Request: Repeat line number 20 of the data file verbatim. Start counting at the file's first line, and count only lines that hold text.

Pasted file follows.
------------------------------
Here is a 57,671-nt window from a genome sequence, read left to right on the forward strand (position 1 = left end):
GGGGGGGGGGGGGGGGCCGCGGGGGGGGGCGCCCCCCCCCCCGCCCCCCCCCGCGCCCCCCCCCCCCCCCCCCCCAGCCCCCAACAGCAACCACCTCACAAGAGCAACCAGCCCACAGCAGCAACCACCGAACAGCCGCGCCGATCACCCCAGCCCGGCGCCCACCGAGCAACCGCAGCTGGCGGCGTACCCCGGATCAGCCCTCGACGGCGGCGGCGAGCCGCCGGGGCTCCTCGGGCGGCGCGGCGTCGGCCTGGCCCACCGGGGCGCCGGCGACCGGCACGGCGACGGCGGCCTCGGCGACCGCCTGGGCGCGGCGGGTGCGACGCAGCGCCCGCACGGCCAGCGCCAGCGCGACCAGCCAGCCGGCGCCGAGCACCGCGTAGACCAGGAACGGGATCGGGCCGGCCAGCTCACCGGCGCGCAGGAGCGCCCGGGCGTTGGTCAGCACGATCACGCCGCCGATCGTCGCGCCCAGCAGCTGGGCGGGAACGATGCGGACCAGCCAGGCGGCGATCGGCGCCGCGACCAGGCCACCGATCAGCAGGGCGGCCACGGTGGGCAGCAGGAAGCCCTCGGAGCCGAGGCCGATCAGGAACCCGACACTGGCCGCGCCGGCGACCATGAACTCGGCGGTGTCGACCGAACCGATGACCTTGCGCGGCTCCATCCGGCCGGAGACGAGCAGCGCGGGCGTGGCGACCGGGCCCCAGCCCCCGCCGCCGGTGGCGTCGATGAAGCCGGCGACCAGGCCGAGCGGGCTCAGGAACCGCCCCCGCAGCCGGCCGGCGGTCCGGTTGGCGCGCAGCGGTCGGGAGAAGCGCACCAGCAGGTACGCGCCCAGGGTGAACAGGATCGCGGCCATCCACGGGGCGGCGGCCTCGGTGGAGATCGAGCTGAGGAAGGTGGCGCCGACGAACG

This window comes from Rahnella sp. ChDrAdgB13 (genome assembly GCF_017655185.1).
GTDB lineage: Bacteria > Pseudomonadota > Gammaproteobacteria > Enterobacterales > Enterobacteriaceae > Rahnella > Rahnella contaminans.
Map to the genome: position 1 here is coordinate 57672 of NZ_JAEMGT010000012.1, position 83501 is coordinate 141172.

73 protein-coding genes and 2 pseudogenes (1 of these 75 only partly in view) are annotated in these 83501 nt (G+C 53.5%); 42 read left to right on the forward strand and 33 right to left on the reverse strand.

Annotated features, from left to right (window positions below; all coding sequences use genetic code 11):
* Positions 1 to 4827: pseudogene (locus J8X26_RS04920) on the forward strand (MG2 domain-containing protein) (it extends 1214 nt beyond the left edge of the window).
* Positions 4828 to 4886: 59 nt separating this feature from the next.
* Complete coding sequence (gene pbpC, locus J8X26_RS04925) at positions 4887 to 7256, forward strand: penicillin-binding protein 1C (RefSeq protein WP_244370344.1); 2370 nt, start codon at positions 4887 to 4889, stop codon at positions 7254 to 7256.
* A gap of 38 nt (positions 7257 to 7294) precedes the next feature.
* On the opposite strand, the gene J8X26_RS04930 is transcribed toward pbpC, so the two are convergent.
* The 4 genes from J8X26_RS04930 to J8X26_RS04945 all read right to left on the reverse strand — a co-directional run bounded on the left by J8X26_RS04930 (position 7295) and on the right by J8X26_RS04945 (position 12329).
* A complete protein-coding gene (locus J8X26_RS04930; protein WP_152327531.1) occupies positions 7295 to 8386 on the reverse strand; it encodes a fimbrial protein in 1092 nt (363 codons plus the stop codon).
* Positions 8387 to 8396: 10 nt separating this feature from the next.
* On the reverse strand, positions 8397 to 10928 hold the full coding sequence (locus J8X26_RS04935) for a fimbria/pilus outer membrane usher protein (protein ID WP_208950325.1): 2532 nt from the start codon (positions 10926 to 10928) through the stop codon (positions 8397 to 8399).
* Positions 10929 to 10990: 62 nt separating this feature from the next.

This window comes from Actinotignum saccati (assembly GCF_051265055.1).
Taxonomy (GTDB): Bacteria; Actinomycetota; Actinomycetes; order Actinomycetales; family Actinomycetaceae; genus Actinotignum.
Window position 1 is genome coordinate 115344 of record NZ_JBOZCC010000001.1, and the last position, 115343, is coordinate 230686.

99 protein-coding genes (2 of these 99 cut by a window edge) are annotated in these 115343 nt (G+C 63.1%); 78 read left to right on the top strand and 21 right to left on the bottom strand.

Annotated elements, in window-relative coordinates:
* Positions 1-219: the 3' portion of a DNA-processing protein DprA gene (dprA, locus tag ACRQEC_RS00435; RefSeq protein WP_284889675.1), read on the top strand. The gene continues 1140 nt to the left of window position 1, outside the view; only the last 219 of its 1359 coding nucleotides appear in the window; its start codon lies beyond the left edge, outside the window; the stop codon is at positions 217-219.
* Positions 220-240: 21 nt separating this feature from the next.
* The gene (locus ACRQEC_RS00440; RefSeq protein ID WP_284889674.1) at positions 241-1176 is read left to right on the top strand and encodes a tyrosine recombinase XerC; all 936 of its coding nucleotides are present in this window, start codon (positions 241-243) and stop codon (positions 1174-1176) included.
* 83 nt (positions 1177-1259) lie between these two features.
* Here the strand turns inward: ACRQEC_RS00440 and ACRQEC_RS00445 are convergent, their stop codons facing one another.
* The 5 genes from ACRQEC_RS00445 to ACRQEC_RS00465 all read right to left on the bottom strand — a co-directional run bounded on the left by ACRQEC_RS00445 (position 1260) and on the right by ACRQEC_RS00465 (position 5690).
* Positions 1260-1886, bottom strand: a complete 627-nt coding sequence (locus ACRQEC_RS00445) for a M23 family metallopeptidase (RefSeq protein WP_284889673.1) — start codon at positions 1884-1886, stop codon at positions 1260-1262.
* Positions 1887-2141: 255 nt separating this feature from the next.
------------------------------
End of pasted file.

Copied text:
Window position 1 is genome coordinate 115344 of record NZ_JBOZCC010000001.1, and the last position, 115343, is coordinate 230686.